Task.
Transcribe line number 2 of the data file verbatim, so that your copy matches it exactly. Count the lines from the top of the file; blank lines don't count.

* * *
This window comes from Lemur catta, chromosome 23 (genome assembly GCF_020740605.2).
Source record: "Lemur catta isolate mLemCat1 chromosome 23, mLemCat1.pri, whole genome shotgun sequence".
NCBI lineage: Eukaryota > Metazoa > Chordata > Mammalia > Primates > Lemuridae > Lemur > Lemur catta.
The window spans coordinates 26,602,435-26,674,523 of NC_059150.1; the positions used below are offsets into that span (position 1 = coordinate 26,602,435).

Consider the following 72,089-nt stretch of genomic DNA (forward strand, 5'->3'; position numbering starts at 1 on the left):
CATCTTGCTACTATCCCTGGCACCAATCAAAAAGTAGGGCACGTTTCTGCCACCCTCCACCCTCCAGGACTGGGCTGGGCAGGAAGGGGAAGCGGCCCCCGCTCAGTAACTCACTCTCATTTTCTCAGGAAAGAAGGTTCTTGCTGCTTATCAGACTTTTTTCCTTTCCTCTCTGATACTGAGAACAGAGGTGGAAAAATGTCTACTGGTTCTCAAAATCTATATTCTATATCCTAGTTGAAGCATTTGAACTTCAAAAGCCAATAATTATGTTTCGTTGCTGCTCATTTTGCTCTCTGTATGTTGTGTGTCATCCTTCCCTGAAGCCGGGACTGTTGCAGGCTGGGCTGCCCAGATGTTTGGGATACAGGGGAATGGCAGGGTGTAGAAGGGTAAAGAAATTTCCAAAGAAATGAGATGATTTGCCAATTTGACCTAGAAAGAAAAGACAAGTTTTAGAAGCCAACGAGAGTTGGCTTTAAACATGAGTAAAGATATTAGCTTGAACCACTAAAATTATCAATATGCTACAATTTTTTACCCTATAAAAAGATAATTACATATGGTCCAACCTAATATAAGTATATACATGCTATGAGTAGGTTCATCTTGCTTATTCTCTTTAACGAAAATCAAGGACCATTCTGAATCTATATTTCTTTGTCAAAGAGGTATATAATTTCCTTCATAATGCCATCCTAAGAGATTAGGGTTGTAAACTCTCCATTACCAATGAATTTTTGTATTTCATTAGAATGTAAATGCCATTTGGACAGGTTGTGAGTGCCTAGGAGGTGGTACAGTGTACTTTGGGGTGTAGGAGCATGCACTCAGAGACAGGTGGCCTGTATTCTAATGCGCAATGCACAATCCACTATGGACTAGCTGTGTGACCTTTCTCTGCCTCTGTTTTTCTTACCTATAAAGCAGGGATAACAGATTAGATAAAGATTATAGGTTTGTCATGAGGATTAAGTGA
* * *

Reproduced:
Source record: "Lemur catta isolate mLemCat1 chromosome 23, mLemCat1.pri, whole genome shotgun sequence".